Thousands of Major League Baseball players have answered the nation’s call, serving in two world wars, Korea, Vietnam, and peacetime. The following is a brief list of players who served in the United States Armed Forces, and will be added to frequently.
Hall of Fame Yankee shortstop Phil Rizzuto led a 20mm gun crew in the Pacific during World War II and played baseball for the Navy while he recovered from contracting malaria in New Guinea.
[Click the navigation menu below for more baseball players that served our country]
On this day 21 years ago, Chicago White Sox second baseman Ray Durham tied a Major League record by reaching base three times on errors. I don’t know how he got in the heads of the Cleveland Indians, but they committed two more errors while Durham was running the bases.
Durham lead off the game by reaching first on an error by future Hall of Fame first baseman Jim Thome. Another HOF’er, Frank Thomas hits a homerun, and Durham scores.
Leading off the top of the third Durham reaches again, this time on an error by pitcher Charles Nagy. He steals second base and advances to third on a throwing error by catcher Sandy Alomar Jr. A sacrifice fly by Thomas and Durham scores again.
In the fifth inning, Durham makes it to first on another error by Thome. He then scores again on a double to right by Albert Belle. The score is now Ray Durham 3, Cleveland 1.
Congratulations to former St. Louis Cardinal Albert Pujols for surpassing Babe Ruth on the (official) all-time runs batted in list.
Sure, Ruth’s numbers are lower due to the fact that Major League Baseball didn’t count RBIs until 1920, but even counting the Bambino’s actual numbers, Pujols could be just one swing away from passing both Lou Gehrig and Barry Bonds to become fourth on the all-time records.
All-Time RBI Leaders (as of April 21, 2019)
Equally impressive is the fact that he is one of only seven active players to have driven in over 1,000 runs, and other than Miguel Cabrera, no one else even comes close.
Pujols (39 years old) 1,993 RBI
Miguel Cabrera (36) 1,640
Robinson Cano (36) 1,242
Edwin Encarnacion (36) 1,171
Ryan Braun (35) 1,068
Nelson Cruz (38) 1,023
Matt Kemp (34) 1,010
Theoretically, Miguel Cabrera could catch Pujols, but even that appears unlikely. Looking at their last three full seasons (119, 101, 64 RBI for Pujols and 108, 60, 22 for Cabrera), Pujols is clearly pulling away from Cabrera despite being three years older. From 2016-2018 Pujols drove in 284 runs in 1,651 at-bats while Cabrera knocked 190 RBI in just 1,198 at-bats. That works out to one run every 5.8 at-bats for Pujols and one every 6.3 for Cabrera. Plus, to drive in runs you need your team to get on base; you could make the case that Pujols put up his higher numbers despite the Angels being a weaker offensive team than the Tigers.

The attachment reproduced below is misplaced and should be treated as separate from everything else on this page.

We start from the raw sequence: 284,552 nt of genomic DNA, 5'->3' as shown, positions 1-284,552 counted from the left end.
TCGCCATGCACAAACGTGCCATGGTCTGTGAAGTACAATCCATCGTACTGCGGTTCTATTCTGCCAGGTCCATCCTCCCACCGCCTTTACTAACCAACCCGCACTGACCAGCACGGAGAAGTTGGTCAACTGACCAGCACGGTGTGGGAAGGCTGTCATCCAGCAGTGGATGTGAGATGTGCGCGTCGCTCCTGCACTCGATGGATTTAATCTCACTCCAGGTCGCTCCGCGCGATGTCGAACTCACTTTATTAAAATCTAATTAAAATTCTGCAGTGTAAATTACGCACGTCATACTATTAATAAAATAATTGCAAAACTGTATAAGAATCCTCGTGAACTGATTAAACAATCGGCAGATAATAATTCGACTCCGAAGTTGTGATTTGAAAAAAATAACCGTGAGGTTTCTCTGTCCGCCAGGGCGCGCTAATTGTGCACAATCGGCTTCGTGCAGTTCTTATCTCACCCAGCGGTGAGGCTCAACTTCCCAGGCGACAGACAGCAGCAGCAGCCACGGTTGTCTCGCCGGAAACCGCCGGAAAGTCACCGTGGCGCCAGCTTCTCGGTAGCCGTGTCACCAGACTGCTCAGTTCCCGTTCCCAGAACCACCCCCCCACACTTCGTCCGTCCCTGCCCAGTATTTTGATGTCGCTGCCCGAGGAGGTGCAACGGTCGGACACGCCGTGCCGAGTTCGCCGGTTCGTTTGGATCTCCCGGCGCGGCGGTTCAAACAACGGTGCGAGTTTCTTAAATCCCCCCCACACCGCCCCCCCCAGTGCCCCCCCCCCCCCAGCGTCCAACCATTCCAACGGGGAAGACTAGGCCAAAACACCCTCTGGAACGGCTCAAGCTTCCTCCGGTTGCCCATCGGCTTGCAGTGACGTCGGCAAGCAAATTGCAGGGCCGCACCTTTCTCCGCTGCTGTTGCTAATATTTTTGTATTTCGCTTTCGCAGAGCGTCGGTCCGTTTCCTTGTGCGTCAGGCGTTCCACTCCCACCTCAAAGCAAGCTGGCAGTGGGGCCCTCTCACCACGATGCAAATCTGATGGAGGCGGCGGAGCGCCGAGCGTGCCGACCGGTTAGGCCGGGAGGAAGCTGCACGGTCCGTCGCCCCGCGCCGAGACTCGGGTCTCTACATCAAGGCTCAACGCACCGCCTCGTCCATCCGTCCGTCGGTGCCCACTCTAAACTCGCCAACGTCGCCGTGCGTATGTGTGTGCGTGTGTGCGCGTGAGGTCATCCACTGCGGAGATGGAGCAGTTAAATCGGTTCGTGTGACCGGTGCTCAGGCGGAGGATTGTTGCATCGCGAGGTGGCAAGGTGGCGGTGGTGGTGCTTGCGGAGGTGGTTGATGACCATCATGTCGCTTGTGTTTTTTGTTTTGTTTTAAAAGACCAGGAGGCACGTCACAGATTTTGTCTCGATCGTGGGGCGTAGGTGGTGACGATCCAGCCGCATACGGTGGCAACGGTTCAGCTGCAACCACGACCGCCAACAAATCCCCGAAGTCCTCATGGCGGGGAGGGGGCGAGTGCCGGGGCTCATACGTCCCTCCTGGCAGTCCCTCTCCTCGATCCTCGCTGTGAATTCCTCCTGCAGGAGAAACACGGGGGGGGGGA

Governor, South Carolina senator, Pulitzer Prize winner, and Audubon conservationist to receive environmental awards
COLUMBIA, S.C. – Global Eco Adventures, Inc. (GEA) will host its 4th annual ECO BALL at Columbia’s Riverbanks Zoo & Garden, Mon. evening, Apr. 22 – Earth Day 2019 – and will present awards to S.C. Gov. Henry McMaster, Sen. Thomas Alexander, nationally syndicated columnist Kathleen Parker, and conservationist Sharon Richardson.
The event, a black-tie gala including the awards presentation, dinner, dancing, and a silent auction will be held at Riverbanks’ Ndoki Lodge, and will begin with a reception at 6:30 p.m.
Among the awards to be presented, Gov. McMaster will receive the GEA Lifetime Achievement Award. S.C. Senator Thomas Alexander will receive GEA’s Legislator of the Year Award. Pulitzer Prize-winning columnist Kathleen Parker will receive GEA’s Environmental Educator of the Year. And Audubon South Carolina’s Executive Director Sharon Richardson will receive GEA’s Conservation Champion Award.
[Featured image: “Chips,” a military police sentry dog with the 3rd Infantry Division, earned the Distinguished Service Cross, Silver Star, and Purple Heart during World War II. (U.S. Army photo)]
1865: Desperate for manpower on the front lines, the Confederate government approves enlisting and arming slaves. Although Gen. Robert E. Lee requested that slaves who fought should be granted freedom, the bill did not allow such a provision. A few thousand slaves would go on to fight for the Confederacy; over 200,000 blacks fought for the Union.
1942: The U.S. Army establishes the “K-9 Corps” – training dogs to serve in sentry, scout, messenger, and mine detection duties during World War II. The Quartermaster Corps puts the dogs through an 8-12 week basic training at camps across the United States, weeding out the animals who can’t handle the sound of gunfire or handle the military lifestyle. Starting with 32 acceptable breeds, the Army eventually cuts down the list to seven: German Shepherds, Doberman Pinschers, Belgian Sheep Dogs, Siberian huskies, farm collies, Eskimo dogs, and Malamutes.